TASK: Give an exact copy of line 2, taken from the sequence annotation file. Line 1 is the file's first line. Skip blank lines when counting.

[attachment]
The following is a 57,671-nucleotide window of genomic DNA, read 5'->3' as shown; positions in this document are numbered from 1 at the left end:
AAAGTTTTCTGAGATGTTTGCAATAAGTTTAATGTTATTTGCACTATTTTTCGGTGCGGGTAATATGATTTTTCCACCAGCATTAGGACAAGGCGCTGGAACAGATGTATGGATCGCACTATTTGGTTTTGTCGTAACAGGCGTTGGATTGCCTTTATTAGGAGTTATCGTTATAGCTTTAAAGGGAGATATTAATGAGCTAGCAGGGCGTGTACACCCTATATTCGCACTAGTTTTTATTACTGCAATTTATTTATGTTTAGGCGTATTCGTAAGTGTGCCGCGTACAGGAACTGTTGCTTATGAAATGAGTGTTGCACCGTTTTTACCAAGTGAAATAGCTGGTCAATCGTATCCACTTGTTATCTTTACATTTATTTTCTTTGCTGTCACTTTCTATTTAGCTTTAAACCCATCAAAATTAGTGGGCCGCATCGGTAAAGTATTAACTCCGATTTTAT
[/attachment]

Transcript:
AAAGTTTTCTGAGATGTTTGCAATAAGTTTAATGTTATTTGCACTATTTTTCGGTGCGGGTAATATGATTTTTCCACCAGCATTAGGACAAGGCGCTGGAACAGATGTATGGATCGCACTATTTGGTTTTGTCGTAACAGGCGTTGGATTGCCTTTATTAGGAGTTATCGTTATAGCTTTAAAGGGAGATATTAATGAGCTAGCAGGGCGTGTACACCCTATATTCGCACTAGTTTTTATTACTGCAATTTATTTATGTTTAGGCGTATTCGTAAGTGTGCCGCGTACAGGAACTGTTGCTTATGAAATGAGTGTTGCACCGTTTTTACCAAGTGAAATAGCTGGTCAATCGTATCCACTTGTTATCTTTACATTTATTTTCTTTGCTGTCACTTTCTATTTAGCTTTAAACCCATCAAAATTAGTGGGCCGCATCGGTAAAGTATTAACTCCGATTTTAT